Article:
An American girl became a queen yeaterday as 26-year-old Princeton University architecture graduate Lisa Halaby took the name of Noor al Hussein, the faith of Islam and the hand in marriage of King Hussein, ruler of the Hashemite Kingdom of Jordon.

The new queen's mother was barred from the four-minute ceremony itself - Koranic law dictates that the bride be the only female present - but the new queen beamed radiantly down at her two-inches-shorter, 16-years-older royal husband at a reception afterward attended by some 500 friends and relations. Soft drinks subbed for champagne at the reception, though, as Moslem law again prevailed.

Queen Noor, whom Jordonian officialdom had reffered to earlier as "Moslem Miss Noor Halaby," had converted to her husband's faith. she had been expected to attain the rank of "pricess" because she was not an Arab, but was dubbed his queen by the Jordanian monarch. Only one other of his four wives, the late Queen Alia, a Palestinian, had been so honored.

But Queen Noor's Arab ancestry - her father was of Syrian descent - had been played up by the state-run media since her engagement to the king was announced, and, of course, it is all up to the king as to visit what he wishes to name his wife.

The bride smiling throughout the ceremony and the two-hour reception that followed was dressed in a white Christian Dior wedding gown and had a women band of white flowers holding in her long blond hair in place.

Diamond earrings and bracelets added sparkle to her composure, as she and the king posed for photographers immediately after the wedding ceremony.

Queen Noor - her name means "Light of Hussein" - was visibly settling comfortably into her new role, and she and the king exchanged frequent glances and comments that grinning broadly.

Five hundred guests waited for them on the lawn of the Zahran Palace, home of the queen mother and traditional site of royal marriages. The couple emerged to cut the seventier one-yard-high fruitcake wedding cake with a golden Hashemite sword, and mingled for 10 minutes with the royal family that had gathered to congratulate them.

The casual, happy atmosphere of the occasion was captured decisively when one of the king's young daugthers from a previous marriage rushed up to Queen Noor and exclaimed "I really like your dress," for which she was rewarded with an equally enthusiastic embrace, and a hug and a kiss from the king. Queen Noor had helped design the gown.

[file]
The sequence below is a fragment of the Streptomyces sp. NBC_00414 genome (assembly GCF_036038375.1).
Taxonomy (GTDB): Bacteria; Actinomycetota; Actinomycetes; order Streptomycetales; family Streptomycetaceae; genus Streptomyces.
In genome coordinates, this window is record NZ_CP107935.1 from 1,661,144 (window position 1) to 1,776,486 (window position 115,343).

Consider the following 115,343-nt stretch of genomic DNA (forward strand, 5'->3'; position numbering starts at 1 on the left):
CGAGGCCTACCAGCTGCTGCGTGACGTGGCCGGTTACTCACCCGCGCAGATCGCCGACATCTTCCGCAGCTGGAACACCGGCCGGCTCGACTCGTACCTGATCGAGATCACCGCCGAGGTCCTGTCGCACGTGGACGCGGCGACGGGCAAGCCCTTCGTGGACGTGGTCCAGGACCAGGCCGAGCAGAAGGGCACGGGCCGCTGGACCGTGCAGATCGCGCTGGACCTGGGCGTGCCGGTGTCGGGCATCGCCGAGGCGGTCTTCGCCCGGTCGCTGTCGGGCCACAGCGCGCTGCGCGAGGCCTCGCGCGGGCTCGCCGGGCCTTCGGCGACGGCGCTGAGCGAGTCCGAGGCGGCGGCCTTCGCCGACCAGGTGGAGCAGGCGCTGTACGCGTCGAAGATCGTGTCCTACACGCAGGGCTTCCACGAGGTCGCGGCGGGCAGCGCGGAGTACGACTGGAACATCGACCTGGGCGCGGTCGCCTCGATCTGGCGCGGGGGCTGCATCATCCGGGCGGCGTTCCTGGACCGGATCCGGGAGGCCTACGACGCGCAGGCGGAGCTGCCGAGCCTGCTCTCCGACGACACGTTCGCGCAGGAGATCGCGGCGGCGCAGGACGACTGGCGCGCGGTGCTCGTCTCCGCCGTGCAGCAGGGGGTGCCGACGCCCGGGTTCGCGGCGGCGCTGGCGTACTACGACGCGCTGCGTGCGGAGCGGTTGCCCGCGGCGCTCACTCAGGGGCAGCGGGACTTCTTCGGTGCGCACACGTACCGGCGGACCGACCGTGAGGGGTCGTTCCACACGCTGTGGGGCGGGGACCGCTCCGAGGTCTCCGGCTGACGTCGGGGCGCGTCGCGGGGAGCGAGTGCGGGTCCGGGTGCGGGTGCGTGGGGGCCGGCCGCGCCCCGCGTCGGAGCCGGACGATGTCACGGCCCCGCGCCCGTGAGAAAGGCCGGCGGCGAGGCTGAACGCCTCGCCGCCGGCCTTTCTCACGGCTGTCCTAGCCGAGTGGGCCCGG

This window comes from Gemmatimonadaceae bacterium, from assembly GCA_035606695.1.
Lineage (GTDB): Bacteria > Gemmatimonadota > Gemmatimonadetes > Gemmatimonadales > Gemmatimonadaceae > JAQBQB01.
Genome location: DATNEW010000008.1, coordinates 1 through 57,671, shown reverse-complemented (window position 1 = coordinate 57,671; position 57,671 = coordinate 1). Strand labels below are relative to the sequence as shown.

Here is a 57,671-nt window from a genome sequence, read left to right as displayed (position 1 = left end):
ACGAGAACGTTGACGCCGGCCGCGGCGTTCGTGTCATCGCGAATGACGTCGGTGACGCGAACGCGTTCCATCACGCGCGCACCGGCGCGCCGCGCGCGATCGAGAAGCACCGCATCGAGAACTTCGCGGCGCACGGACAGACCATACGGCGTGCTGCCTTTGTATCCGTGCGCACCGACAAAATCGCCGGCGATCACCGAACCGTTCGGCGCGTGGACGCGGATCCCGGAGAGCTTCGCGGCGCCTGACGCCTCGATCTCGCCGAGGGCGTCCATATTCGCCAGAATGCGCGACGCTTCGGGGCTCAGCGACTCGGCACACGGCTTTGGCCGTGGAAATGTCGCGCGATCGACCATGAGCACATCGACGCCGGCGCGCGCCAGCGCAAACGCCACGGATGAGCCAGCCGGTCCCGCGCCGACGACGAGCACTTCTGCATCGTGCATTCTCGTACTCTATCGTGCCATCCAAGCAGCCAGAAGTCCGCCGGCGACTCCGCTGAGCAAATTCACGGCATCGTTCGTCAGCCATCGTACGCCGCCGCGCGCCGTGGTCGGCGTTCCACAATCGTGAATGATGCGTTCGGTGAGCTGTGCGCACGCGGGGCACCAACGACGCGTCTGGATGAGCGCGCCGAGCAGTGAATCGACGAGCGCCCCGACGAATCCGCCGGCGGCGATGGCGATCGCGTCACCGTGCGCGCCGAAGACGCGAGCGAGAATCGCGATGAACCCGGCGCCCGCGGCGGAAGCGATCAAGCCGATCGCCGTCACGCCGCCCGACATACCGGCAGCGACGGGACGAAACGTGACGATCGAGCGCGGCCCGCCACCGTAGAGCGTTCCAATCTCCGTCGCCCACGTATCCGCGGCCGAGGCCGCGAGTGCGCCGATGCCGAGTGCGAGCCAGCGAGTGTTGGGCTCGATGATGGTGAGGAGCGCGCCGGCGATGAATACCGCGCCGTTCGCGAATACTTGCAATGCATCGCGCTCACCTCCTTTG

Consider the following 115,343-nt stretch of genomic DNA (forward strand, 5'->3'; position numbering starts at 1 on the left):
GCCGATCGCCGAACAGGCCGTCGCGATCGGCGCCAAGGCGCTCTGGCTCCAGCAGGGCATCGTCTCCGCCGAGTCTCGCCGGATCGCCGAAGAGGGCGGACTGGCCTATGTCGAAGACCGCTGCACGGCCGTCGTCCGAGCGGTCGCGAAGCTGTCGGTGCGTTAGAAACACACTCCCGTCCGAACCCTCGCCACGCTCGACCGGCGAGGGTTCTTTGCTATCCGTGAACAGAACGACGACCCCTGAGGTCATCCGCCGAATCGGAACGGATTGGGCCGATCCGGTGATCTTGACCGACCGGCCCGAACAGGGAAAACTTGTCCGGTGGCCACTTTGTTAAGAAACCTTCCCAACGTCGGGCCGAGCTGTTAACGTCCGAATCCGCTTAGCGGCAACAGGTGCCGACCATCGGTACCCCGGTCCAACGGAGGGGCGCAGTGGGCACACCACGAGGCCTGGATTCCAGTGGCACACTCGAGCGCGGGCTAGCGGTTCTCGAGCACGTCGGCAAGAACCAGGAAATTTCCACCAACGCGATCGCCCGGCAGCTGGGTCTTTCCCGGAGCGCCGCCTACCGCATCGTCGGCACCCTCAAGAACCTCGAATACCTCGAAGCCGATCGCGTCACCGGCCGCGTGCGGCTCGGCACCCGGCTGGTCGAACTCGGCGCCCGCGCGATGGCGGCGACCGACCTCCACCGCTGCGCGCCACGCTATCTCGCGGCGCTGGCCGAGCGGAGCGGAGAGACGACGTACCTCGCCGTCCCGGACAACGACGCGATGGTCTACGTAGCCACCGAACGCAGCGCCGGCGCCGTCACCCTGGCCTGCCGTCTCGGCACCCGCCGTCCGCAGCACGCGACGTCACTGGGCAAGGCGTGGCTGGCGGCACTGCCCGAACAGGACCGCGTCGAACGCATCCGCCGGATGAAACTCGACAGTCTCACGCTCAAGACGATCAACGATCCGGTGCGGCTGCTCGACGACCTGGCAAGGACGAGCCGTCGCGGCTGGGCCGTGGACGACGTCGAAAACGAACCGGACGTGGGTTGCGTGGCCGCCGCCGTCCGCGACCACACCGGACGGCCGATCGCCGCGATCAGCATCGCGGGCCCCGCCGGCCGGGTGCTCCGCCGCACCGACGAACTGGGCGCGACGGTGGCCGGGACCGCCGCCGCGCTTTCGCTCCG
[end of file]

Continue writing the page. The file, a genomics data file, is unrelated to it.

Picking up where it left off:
The guests included the elite of Jordonian society, the diplomatic corps, government officials, senior officers of the armed forces and selected friends of the new queen. But no foreign guests were to be seen aside from the Halaby family, Mrs. Cyrus Vance and a handful of the queen's friends from the United States. Oneof Hussein's ex-wives, the English-born Princess Muna, was also present. The former Toni Gardner, she now lives in London but returns frequently to Amman where she still has a palace.

Smartly dressed, flag-bearing troops of the Hashmeite horse guard flanked the entrance to the Zahran palace, in Amman's most exclusive residential neighborhood, while the armed forces band played lively music in the background and tough Bedouin security forces got caught up in the general gaiety around and continually preventing photographers from swarming over the royal couple.

The father of Queen Noor, former Pan American Airlines chairman Naheeb Habaly, said "We have feelings of pride, pleasure and some anxiety," and revealed that the king and queen will visit the United States before the end of the year "so she can have an American-style reception in Washington for all our friends in the United States."

The wedding ceremony itself was a traditional all-male affair, with the king and his bride sitting together on a settee flanked by the chief justice of Jordon's highest Islamic court; Crown Prince Hassan and Prince Mohammad, and the bride's father, with his gray business suit and black bow tie.

The king first signed three copies of the marriage contract, and Habaly followed suit, signing in Arabic to the left of the king's signature. The chief justice, Ibrahim Qatan, then recited the couple repeated. The vows derived from the Koran, the Islamic holy book, simply stake that the couple has been married according to the agreements reached between them them in the marriage contract and according to the laws of God and his prophet.

Then, the royal couple, with the king at the wheel of their silver Mercedes 600 limousine, drove out of the palace grounds and off to an undisclosed destination, followed by the usual contigent of two security cars, and the cheers and quiet clapping of the several hundred guests who gathered at the gate to see them off.

There was a festive feeling throughout Amman today, but no special decorations or signs of public celebration, in keeping with the wishes of the newlyweds for a low-key ceremony. Newspapers were filled with notices of congratulations from citizens throughout the country, and some shopfronts and taxicab windows sported large black-and-white pictures of the king and queen. Otherwise, life in the Jordanian capital went on as usual.